Windows Legacy OS forum

General discussion

shared folders in xp network

by irhyper2 / December 4, 2008 5:12 AM PST

Am trying to set up a network with xp Home edition. I am curious about a couple of things. What is the difference in copying verses moving a file to the shared document folder? I would thing that by copying it, one is "duplicating" it and thereby using up resources. IF that is the case, when you access a file and make changes, are the changes saved to both places? These may be stupid questions to experieced users, but I am not one of those. Thanks.

Discussion is locked
You are posting a reply to: shared folders in xp network
The posting of advertisements, profanity, or personal attacks is prohibited. Please refer to our CNET Forums policies for details. All submitted content is subject to our Terms of Use.
Track this discussion and email me when there are updates

If you're asking for technical help, please be sure to include all your system info, including operating system, model number, and any other specifics related to the problem. Also please exercise your best judgment when posting in the forums--revealing personal information such as your e-mail address, telephone number, and address is not recommended.

You are reporting the following post: shared folders in xp network
This post has been flagged and will be reviewed by our staff. Thank you for helping us maintain CNET's great community.
Sorry, there was a problem flagging this post. Please try again now or at a later time.
If you believe this post is offensive or violates the CNET Forums' Usage policies, you can report it below (this will not automatically remove the post). Once reported, our moderators will be notified and the post will be reviewed.
Collapse -
Copy vs move . . .
by Coryphaeus / December 4, 2008 5:25 AM PST

It's as you stated. Copy makes a duplicate, leaving the original file as as. Moving moves the file entirely.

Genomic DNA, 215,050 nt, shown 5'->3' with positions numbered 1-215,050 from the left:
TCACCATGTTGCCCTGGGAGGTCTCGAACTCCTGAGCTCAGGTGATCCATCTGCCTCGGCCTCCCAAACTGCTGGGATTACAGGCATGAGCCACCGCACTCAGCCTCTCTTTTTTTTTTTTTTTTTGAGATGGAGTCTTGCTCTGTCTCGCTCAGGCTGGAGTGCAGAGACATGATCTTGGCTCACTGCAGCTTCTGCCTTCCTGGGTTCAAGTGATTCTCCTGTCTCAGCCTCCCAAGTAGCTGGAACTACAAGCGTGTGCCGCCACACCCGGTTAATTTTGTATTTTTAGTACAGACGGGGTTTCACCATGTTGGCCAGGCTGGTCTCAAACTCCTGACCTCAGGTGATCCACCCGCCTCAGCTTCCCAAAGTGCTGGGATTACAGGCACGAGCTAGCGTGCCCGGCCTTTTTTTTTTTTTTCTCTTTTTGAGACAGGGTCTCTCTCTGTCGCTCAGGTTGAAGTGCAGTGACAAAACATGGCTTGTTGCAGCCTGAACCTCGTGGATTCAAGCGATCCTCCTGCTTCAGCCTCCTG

Editing a file only affects the file in use. A copy or a file located elsewhere is not affected.

Collapse -
copy vs move
by irhyper2 / December 4, 2008 5:43 AM PST
In reply to: Copy vs move . . .

Sounds like one would want to move as opposed to copy..

Collapse -
Well that depends.
by MarkFlax Forum moderator / December 4, 2008 6:38 AM PST
In reply to: copy vs move

I wasn't sure how the subject title of your first post fitted in with your Copy/Move question, but I can see that it depends how you use your shared folders.

Lets say you have 3 computers in an office on different floors, networked together and with shared folders allowed.

1] Your boss wants you to check a document he has typed for errors, so he places a copy in the shared folder, but keeps the original on his own computer. You check the document for errors, make any changes, and re-save into the shared folder. He then opens that copy from the shared folder, checks your amendments. If he agrees with what you have done, he can replace his original document with the new one. If not, he deletes the shared folder copy and works on the original.

Why keep the original in the first place? If the copy gets lost, either you delete it or the network goes down, he still has that original.

2] Your boss is passing on a document to you. He doesn't want a copy on his own computer, so he places it in the shared folder for you to take.

That's why it could be either copy or move.


Collapse -
by irhyper2 / December 4, 2008 10:41 PM PST
In reply to: Well that depends.

Thanks MarkFlax. I ust have a home network so still sounds like i need to move rather than copy. I just want to be able to access files on the computer that has the most memory and work on them from a remote (smaller) computer, and ssve space.

Popular Forums
Computer Newbies 10,686 discussions
Computer Help 54,365 discussions
Laptops 21,181 discussions
Networking & Wireless 16,313 discussions
Phones 17,137 discussions
Security 31,287 discussions
TVs & Home Theaters 22,101 discussions
Windows 7 8,164 discussions
Windows 10 2,657 discussions


Help, my PC with Windows 10 won't shut down properly

Since upgrading to Windows 10 my computer won't shut down properly. I use the menu button shutdown and the screen goes blank, but the system does not fully shut down. The only way to get it to shut down is to hold the physical power button down till it shuts down. Any suggestions?